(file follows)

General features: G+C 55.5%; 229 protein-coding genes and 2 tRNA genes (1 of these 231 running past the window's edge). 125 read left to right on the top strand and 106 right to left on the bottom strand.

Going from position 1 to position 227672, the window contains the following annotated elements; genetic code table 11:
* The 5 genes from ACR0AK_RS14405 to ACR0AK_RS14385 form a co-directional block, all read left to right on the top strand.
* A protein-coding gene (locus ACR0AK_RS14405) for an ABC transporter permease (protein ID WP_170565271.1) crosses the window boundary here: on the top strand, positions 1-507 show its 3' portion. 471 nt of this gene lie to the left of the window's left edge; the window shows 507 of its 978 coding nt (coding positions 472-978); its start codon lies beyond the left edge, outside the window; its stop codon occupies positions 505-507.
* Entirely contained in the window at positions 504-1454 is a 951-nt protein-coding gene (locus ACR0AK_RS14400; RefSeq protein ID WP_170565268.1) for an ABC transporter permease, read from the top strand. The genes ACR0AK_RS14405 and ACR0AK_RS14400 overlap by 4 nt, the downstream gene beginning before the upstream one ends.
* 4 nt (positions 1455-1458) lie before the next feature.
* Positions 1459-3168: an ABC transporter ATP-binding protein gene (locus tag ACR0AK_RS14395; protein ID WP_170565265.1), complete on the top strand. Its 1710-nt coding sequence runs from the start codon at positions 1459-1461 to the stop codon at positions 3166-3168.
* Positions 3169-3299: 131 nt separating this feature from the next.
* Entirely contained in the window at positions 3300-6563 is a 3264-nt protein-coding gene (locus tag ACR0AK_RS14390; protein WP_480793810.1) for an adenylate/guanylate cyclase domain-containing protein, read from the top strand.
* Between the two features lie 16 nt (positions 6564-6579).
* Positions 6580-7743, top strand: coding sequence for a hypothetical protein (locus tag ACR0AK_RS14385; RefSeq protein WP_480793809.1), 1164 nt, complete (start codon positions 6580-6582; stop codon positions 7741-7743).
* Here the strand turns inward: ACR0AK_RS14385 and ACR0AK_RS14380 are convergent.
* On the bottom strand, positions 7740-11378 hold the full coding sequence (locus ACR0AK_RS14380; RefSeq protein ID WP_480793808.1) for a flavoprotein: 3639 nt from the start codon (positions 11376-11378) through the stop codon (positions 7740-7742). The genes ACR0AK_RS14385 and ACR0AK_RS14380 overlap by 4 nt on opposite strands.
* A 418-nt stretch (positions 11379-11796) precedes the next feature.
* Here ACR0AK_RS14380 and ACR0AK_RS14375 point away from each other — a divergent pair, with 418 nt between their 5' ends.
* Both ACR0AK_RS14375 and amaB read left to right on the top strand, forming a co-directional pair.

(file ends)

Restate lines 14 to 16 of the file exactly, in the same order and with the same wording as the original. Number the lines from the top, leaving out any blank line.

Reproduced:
* A 418-nt stretch (positions 11379-11796) precedes the next feature.
* Here ACR0AK_RS14380 and ACR0AK_RS14375 point away from each other — a divergent pair, with 418 nt between their 5' ends.
* Both ACR0AK_RS14375 and amaB read left to right on the top strand, forming a co-directional pair.